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Re: RFC 2870's applicability (Re: Deaggregating foremergency purposes)
At 4:19 AM +0000 2002/08/07, Paul Vixie wrote:
I have since learned that there is an update to 2010 in the works, which should be more acceptable to the root server operators. As such, I will stop comparing the current state of the servers against 2870.RFC 2870 had a lot of cooks, and the end result is somewhat descriptive of TLD servers but is anywhere from mildly to wildly wrong with respect to the root servers.
They're welcome to run their own servers however they like. However, if they want to arbitrarily cut off their networks from "subversive" networks around the world, then I feel that they should voluntarily give up their root nameservers because they are unable to adhere to the spirit of the standards by which they are supposed to be operating (whatever RFC or document you use as that standard).There's no way to change this, really, and one of the ways to not change it would be to write an RFC. USGov has its own way of doing things. I don't expect anybody to tell them they have to give up their root servers as a result. (Except maybe Karl or Jim, I guess.)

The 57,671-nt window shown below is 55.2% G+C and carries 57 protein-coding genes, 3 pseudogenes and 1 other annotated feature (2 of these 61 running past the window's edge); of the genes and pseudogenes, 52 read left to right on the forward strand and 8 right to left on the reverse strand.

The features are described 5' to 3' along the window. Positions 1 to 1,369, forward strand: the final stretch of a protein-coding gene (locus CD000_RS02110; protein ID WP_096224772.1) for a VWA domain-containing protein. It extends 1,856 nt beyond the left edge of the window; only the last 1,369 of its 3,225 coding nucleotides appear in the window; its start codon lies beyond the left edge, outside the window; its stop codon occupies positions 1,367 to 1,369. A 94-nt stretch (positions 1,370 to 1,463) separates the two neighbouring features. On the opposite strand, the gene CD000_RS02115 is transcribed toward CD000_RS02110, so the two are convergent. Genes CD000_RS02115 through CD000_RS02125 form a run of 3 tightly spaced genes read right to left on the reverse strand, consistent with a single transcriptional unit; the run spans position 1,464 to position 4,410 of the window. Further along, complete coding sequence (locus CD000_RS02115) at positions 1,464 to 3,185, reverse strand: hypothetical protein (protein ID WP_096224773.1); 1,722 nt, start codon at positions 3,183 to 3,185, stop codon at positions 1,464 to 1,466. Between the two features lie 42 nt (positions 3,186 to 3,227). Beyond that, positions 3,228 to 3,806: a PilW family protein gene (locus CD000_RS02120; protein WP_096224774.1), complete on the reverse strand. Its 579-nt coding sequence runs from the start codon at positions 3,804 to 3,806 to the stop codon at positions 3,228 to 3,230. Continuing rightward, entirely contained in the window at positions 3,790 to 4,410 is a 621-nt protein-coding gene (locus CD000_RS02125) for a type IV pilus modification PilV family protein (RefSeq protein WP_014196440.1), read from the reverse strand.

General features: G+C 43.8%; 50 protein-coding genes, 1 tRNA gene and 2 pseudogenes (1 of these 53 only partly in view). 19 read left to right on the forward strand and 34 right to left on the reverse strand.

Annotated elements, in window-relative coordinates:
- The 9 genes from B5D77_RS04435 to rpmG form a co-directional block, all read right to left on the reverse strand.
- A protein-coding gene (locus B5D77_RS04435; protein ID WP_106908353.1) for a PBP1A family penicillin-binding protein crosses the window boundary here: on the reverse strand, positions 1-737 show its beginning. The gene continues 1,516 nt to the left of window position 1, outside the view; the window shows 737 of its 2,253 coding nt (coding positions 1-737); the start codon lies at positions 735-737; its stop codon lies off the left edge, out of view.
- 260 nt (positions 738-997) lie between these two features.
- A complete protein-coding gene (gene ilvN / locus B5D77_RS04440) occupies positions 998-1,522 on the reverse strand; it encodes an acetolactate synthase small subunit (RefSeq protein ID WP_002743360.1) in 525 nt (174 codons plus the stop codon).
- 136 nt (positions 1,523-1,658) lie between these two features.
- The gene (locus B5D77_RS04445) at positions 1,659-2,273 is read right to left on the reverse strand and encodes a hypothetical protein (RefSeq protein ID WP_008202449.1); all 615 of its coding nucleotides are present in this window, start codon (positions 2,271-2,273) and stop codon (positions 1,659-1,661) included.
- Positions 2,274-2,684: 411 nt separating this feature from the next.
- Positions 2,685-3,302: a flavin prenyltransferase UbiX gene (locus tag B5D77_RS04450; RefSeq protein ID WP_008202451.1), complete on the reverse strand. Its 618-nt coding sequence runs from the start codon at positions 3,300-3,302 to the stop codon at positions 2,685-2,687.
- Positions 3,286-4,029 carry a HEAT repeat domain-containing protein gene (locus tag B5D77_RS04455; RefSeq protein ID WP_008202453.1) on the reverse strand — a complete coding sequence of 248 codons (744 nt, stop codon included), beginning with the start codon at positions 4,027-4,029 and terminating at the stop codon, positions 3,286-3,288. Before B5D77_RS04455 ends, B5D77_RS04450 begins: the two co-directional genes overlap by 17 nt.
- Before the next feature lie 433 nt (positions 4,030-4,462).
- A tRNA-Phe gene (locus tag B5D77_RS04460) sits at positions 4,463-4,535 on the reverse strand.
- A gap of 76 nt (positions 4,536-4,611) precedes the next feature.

124 ip 184.108.40.206/0 0.0.0.0/0 209 12466 0 0 126Nope, none of those are mine. I was primarily talking about the other machines on the same network, and the other services that I strongly suspect that some of the machines are running. Nmap scans would have a good chance of turning up some results.
Yeah, I think I read that paper. I understand, and now I fully agree. The problem is that there are a dearth of good tools (like queryperf) to help measure the jitter of the RTTs of low-rate DNS queries.Evi gave a *wonderful* talk at NANOG a year or so back in which she explored the many bad flows seen on F. Anyone who runs benchmarks against root servers would be a "bad flow". So it's no wonder that your testing isn't complete :-).
I disagree. Certainly, Daniel Karrenberg has publicly disagreed with this use of RFC 2870. Check the archives of the RIPE DNS Working Group.Allow me to present information to the contrary. I co-authored RFC 2010, but I had no part in RFC 2870 and in fact had not even read it until well after it was published. I consider it inadequate and inaccurate for root service, while nonetheless acknowledging its applicability toward some ccTLD servers.
I was comparing the current state of affairs against the wrong document. I await the publication of the right document.Clearly, you're way ahead of yourself.
Brad Knowles, <firstname.lastname@example.org>
"They that can give up essential liberty to obtain a little temporary
safety deserve neither liberty nor safety."
-Benjamin Franklin, Historical Review of Pennsylvania.
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